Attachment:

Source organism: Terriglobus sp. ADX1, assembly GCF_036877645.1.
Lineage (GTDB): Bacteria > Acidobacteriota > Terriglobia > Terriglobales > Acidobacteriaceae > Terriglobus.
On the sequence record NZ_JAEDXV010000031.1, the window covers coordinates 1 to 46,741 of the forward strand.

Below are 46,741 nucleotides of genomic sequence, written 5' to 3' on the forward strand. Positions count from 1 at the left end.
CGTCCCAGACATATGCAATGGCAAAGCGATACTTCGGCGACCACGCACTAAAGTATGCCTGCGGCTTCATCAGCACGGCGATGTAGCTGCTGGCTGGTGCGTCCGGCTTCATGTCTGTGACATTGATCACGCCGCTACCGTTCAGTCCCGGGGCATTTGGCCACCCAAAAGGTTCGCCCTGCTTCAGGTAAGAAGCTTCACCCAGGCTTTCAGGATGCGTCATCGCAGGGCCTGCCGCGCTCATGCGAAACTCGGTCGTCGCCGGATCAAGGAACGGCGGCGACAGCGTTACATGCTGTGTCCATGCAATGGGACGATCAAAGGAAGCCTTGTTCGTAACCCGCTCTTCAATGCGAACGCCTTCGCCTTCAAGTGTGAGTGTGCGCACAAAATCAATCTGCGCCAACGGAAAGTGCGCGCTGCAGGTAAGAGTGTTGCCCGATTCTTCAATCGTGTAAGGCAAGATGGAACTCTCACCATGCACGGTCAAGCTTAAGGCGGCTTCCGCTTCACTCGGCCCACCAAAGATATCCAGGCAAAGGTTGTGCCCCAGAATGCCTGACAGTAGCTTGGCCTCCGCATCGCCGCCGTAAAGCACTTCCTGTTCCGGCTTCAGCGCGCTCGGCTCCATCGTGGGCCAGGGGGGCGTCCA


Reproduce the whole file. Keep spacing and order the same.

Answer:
Source organism: Terriglobus sp. ADX1, assembly GCF_036877645.1.
Lineage (GTDB): Bacteria > Acidobacteriota > Terriglobia > Terriglobales > Acidobacteriaceae > Terriglobus.
On the sequence record NZ_JAEDXV010000031.1, the window covers coordinates 1 to 46,741 of the forward strand.

Below are 46,741 nucleotides of genomic sequence, written 5' to 3' on the forward strand. Positions count from 1 at the left end.
CGTCCCAGACATATGCAATGGCAAAGCGATACTTCGGCGACCACGCACTAAAGTATGCCTGCGGCTTCATCAGCACGGCGATGTAGCTGCTGGCTGGTGCGTCCGGCTTCATGTCTGTGACATTGATCACGCCGCTACCGTTCAGTCCCGGGGCATTTGGCCACCCAAAAGGTTCGCCCTGCTTCAGGTAAGAAGCTTCACCCAGGCTTTCAGGATGCGTCATCGCAGGGCCTGCCGCGCTCATGCGAAACTCGGTCGTCGCCGGATCAAGGAACGGCGGCGACAGCGTTACATGCTGTGTCCATGCAATGGGACGATCAAAGGAAGCCTTGTTCGTAACCCGCTCTTCAATGCGAACGCCTTCGCCTTCAAGTGTGAGTGTGCGCACAAAATCAATCTGCGCCAACGGAAAGTGCGCGCTGCAGGTAAGAGTGTTGCCCGATTCTTCAATCGTGTAAGGCAAGATGGAACTCTCACCATGCACGGTCAAGCTTAAGGCGGCTTCCGCTTCACTCGGCCCACCAAAGATATCCAGGCAAAGGTTGTGCCCCAGAATGCCTGACAGTAGCTTGGCCTCCGCATCGCCGCCGTAAAGCACTTCCTGTTCCGGCTTCAGCGCGCTCGGCTCCATCGTGGGCCAGGGGGGCGTCCA